Thirty Years of Sisterhood

On the US tour of a Japanese documentary film by Yamagami Chieko and Seyama Noriko, "Thirty Years of Sisterhood: Women of the 1970s Women's Liberation Movement in Japan" in Feb. 2006.

Friday, February 17, 2006

Cedar Rapids airport

At Cedar Rapids airport, with Robin of U Iowa. Robin chaired the panel discussion at the U Iowa event.


  • At 10:19 AM, Blogger adrienne said…

    What an honor it was for UI to experience this wonderful tour! Thank you all very much.

    My students enjoyed the film and panel discussion a great deal. One of them, Caitlin, took the following photos:

    Photo #1

    Photo #2

    You can also see a few student comments.

  • At 1:11 AM, Blogger adrienne said…

    I wanted also to send this reflection on the film and panel written by a student named John in another class:

    I came to the 30 Years of Sisterhood presentation about 30 minutes late. But what I got from this presentation was really interesting and I am so happy that I attended it. Before I get into details about the movie and discussion I would like to quote something that Miki Soto, one of the women on panel and in the film, said when she was asked about New wave of Feminists in Japan. She said something along the lines that, “Feminists now-a-days view Feminism as a school, subject something you study, not a way of life”. I think that this quote sums up how dedicated all of the women were to the feminists movement in Japan. They worked so hard and fought to get what they wanted.
    My initial thought about this film was, “Are these really feminist?” I feel a little ashamed to say it, but my idea about a feminist was a little stereotyped. So I think I am really glad that I went to this presentation because it really changed my idea. I really like how the film was not such a formal documentary. I think that the focus of film was the relationships between the women. It was not necessarily just taking a historical documentary method of just giving us pure facts but putting a face to these women who worked so hard to get the same basic rights as a human being. These women just wanted to be treated like human beings and be allowed to do as they please. They didn’t want to be defined by social norms and have to fit exactly in the role that was “created for them”. They also wanted control over their bodies and be allowed to chose what to do with them. They did not need the law or men to tell them that they cannot take a pill or that they could not file for divorce. I think that it is really nice that these groups served as being families for those who had to leave their families. I think that having a group system can really help those who are struggling to get what they want. And I think that since these women were strong and had a common goal they were able to accomplish a lot.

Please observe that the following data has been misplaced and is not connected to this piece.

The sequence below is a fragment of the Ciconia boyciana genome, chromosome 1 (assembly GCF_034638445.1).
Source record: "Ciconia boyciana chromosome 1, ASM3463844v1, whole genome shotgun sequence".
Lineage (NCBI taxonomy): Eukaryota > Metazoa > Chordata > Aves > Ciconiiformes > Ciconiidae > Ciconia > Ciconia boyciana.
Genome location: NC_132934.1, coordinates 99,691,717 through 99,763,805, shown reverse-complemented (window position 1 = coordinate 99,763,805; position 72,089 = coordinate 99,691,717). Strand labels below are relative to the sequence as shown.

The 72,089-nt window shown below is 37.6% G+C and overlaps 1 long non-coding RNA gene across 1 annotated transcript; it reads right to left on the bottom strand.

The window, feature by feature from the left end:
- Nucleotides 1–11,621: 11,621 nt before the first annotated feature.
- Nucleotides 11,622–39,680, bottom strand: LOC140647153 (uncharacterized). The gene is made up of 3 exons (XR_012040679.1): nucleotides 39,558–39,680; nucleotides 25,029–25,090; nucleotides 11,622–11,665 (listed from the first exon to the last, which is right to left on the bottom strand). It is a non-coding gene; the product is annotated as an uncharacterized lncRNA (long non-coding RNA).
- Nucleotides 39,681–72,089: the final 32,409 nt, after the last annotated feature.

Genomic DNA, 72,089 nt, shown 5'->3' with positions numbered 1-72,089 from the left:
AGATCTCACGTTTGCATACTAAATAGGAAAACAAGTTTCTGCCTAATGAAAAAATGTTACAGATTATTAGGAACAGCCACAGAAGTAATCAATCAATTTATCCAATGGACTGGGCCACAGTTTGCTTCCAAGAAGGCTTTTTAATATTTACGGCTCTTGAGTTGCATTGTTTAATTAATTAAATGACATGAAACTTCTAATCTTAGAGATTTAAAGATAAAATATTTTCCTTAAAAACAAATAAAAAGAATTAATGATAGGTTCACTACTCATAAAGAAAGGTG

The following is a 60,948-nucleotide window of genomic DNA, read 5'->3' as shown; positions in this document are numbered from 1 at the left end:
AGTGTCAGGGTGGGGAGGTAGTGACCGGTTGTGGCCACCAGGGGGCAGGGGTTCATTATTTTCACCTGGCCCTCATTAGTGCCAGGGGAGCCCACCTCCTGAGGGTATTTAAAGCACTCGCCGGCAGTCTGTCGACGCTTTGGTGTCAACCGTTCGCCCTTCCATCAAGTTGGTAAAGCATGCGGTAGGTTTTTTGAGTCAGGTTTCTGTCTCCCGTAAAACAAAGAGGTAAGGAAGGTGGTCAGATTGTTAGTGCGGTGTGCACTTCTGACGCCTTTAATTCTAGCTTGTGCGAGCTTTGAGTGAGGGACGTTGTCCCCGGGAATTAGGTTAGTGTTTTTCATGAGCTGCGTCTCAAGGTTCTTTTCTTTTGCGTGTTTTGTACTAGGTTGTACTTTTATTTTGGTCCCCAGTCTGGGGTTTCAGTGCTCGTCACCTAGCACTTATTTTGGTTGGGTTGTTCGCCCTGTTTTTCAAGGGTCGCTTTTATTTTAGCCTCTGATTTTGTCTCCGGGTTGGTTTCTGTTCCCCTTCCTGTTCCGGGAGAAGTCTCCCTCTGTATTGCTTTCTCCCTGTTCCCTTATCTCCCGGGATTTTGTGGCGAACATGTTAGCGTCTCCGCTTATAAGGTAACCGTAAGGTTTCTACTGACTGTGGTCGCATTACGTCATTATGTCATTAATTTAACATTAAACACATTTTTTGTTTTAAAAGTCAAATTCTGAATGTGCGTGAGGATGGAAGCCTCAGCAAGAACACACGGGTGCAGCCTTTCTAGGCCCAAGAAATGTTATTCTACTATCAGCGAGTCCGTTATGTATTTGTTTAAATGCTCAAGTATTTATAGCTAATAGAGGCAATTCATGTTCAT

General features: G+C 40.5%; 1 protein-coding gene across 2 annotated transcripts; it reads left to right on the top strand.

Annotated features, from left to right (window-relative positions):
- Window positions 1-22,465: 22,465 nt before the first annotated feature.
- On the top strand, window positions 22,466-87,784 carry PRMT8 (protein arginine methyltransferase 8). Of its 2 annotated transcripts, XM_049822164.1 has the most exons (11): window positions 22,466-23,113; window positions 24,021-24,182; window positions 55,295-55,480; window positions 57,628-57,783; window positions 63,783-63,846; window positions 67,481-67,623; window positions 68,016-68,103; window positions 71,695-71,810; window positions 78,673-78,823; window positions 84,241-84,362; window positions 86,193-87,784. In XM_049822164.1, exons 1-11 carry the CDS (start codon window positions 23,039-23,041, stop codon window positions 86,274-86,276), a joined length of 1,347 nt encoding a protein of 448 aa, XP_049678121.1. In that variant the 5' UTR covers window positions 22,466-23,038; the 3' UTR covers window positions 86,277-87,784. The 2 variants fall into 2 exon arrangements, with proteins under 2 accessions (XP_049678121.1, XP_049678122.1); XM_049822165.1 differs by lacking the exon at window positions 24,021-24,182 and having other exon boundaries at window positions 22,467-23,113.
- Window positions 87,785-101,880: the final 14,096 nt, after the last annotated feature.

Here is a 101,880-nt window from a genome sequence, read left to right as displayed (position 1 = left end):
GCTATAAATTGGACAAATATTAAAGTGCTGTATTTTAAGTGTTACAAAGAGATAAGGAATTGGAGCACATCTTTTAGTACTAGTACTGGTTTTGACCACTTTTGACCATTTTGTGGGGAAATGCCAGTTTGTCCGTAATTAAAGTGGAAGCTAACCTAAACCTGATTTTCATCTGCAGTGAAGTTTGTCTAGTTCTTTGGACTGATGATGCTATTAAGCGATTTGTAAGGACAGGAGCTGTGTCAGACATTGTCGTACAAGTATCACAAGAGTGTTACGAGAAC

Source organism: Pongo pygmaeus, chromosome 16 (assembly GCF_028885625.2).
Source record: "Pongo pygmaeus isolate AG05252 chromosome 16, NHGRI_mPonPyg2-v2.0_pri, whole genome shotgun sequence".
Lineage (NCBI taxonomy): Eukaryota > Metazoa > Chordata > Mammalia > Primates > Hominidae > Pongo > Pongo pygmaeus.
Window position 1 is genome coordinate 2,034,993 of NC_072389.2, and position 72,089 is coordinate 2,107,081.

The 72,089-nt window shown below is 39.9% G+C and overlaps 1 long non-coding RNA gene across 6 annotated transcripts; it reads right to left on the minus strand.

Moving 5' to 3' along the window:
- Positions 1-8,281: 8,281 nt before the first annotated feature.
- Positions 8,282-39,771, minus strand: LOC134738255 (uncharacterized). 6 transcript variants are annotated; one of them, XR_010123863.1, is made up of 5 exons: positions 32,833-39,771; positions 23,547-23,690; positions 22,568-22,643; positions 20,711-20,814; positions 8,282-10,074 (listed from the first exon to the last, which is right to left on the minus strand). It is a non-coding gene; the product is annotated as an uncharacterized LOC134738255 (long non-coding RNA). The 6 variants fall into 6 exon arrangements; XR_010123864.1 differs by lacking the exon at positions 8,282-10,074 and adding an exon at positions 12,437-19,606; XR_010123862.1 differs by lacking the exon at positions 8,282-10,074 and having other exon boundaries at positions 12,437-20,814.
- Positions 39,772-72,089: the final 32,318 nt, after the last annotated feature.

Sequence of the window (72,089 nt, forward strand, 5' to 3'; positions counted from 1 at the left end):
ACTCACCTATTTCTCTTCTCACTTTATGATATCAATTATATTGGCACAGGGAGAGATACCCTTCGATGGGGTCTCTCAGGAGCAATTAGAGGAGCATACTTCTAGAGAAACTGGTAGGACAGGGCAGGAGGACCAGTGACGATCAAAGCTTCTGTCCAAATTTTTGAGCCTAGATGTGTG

One of the Directors talked about why she created this film. She said that she wanted to tell the story of their life as women in the movement. She wanted to show the reality of what happened. She did not want to make a historical documentation. I think that this was a good choice to shoot the film in this manner. I think that the film really captured the relationships that grew between the women through their common struggles. I really like how the film focused on that and not the historical facts because like I said before it puts faces to the women who struggled during this time. I really also like how the director said that she felt that she had to create a relationship of trust between the people she was filming otherwise she could not make the film. I think that this really shows the closeness of the sisterhood of the movement.
    Next I want to talk about my favorite on the panel, Miki. I do not know why I liked her the most, but I think it was her gentle face and kind voice. I think that it is amazing that after all of the unfair and difficult hardships that this women encountered, she still manages to look like nothing is wrong and seems so happy. Some of the things that she had to say were that she was really happy and satisfied with what they did for the women’s movement in Japan. She said that it would not have been possible with out the sisters supporting each other through the difficult times. She hopes that the next generation of women will do the same as they did. I also really really liked her quote that I said above because it shows the struggles and dedication these women had.
    I thought that it was interesting about how the family relationships between the women who left home to pursue liberation changed over time. At first the women did not get along with their families at all and were sometimes kicked out of home, but now that their parents are older, they have accepted each other and now take care of their older parents.
    At the end I really liked it when they held up the banner that said 30 years of Sisterhood that the girl who was holding the cat in the film made and then also showed the scarves that they made for each of the sisters from the material left over. I that that it was pretty cool that they did something like that.

    Note: you can see the original version here.


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